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Bill expanding time to pay back-taxes could be unconstitutional

Pending state legislation that would allow Mecklenburg County property owners five interest-free years to pay back-taxes created by the flawed 2011 revaluation could violate the state’s constitution.

Under the bill introduced by state Sen. Jeff Tarte of Cornelius, those property owners would pay monthly installments for five years with no interest. If they missed a payment, the owed amount would become due immediately with interest, Tarte said.

But giving one set of taxpayers a tax break – and not the others – is unconstitutional, county commissioner Bill James said the board has been told by lawyers “repeatedly.”

“I’m no lawyer and I have no problem if Jeff and the legislature basically want to give these taxpayers a zero-interest loan,” said James, a Republican. “It was obviously Mecklenburg County’s fault. I’m just saying that the board was told on several occasions that it was illegal to do so.

“Eliminating the interest would violate the N.C. constitution as it would be a tax break to one set of taxpayers.”

James said the board agreed that property owners needed to be given time to pay the unexpected back taxes. But taking five years to pay could increase the bill by 50 percent or more, he said. The board passed a motion giving property owners two years to pay up – but with a 9.5 percent interest rate.

Tarte, also a Republican, said he’s unconcerned about his bill’s constitutionality, saying it treats everyone affected by the flawed revaluation the same. If taxpayers have already paid their taxes with interest, the bill requires the county to refund the interest to them.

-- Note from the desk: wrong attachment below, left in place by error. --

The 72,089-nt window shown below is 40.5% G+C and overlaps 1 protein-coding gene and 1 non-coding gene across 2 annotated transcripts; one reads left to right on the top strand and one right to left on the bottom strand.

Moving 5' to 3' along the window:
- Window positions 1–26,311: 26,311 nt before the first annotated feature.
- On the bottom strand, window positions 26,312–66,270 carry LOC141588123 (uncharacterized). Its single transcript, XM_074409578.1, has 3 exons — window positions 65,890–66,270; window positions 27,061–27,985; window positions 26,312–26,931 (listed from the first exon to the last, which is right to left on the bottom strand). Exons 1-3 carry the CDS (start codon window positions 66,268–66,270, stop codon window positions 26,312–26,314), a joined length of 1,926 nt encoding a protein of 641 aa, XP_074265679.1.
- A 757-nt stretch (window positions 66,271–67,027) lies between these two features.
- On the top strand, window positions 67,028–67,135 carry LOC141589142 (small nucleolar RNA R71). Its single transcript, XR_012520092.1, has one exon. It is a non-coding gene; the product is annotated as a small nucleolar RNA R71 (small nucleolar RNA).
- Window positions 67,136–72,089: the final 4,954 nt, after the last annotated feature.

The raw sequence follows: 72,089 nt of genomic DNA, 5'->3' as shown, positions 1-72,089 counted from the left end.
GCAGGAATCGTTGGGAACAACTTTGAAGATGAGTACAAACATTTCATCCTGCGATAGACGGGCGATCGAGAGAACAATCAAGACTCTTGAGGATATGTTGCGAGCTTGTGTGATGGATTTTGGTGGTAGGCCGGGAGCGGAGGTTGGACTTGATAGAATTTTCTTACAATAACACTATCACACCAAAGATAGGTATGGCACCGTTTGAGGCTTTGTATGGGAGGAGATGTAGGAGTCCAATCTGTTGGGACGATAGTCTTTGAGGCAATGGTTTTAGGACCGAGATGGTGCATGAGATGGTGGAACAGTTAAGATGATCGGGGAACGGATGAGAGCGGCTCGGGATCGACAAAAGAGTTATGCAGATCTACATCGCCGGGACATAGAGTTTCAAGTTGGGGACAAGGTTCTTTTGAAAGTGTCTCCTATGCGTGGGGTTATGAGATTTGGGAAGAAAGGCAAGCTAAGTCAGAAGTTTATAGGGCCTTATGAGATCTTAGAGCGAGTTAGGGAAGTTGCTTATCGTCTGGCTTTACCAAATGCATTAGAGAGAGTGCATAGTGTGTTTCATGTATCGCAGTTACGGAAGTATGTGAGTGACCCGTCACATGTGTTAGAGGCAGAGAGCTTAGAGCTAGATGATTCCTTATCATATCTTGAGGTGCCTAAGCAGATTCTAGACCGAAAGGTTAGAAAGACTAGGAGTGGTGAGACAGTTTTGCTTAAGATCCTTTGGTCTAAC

“Everybody that’s in it, gets treated the same way,” Tarte said. “It’s everyone who was in that four-year window (from 2011 to 2014).”

He said the bill was vetted by legislative staff. “Staff and everyone have looked it over, and said it’s OK,” he said.

Initially, Tarte’s bill included charging property owners the “statutory rate” of interest over the five years, which would have been about 9.5 percent a year for any unpaid property taxes. But he amended the bill to making the payments interest-free as long as the monthly installments were made.

That bill passed the Senate last week and is awaiting House action.

County Attorney Marvin Bethune declined Wednesday to provide his opinion on the bill’s constitutionality, saying he doesn’t offer legal opinions for “third parties.”

Christopher McLaughlin, a public law and government professor at the UNC Chapel Hill government school, said no one knows if the bill adheres to the state constitution. He said governments treat taxpayers differently “all the time” when taxing property owners.

“But as long as a bill has statewide application, you can do what you want,” said McLaughlin, who specializes in the law of property tax assessment and collection. “I don’t think the bill is patently unconstitutional, but it might be. I don’t think anybody really knows until it becomes an issue.”

It might become an issue – if it passes.

Commissioners Chairman Trevor Fuller, a Charlotte lawyer, intimated that the county could challenge the bill if it passes. He said he hasn’t fully studied the bill and is unsure about its constitutionality.

But he is sure that the zero-interest provision is unfair.

“It’s unfair that some people get an advantage of not having to pay their taxes for a period of time and really not face any consequences,” Fuller said. “I get it that it wasn’t their fault. But now that we have established what the proper taxing was, or should have been, then that’s when their obligation begins.

“But if you want the advantage now of paying back-taxes over a period of time – it’s unfair that you can have free money when others can’t.”

If the bill becomes law, “then we’ll have to deal with it,” Fuller said. “If it’s the law of the state we’ll be duty-bound to follow it – unless we determine it is unlawful.”

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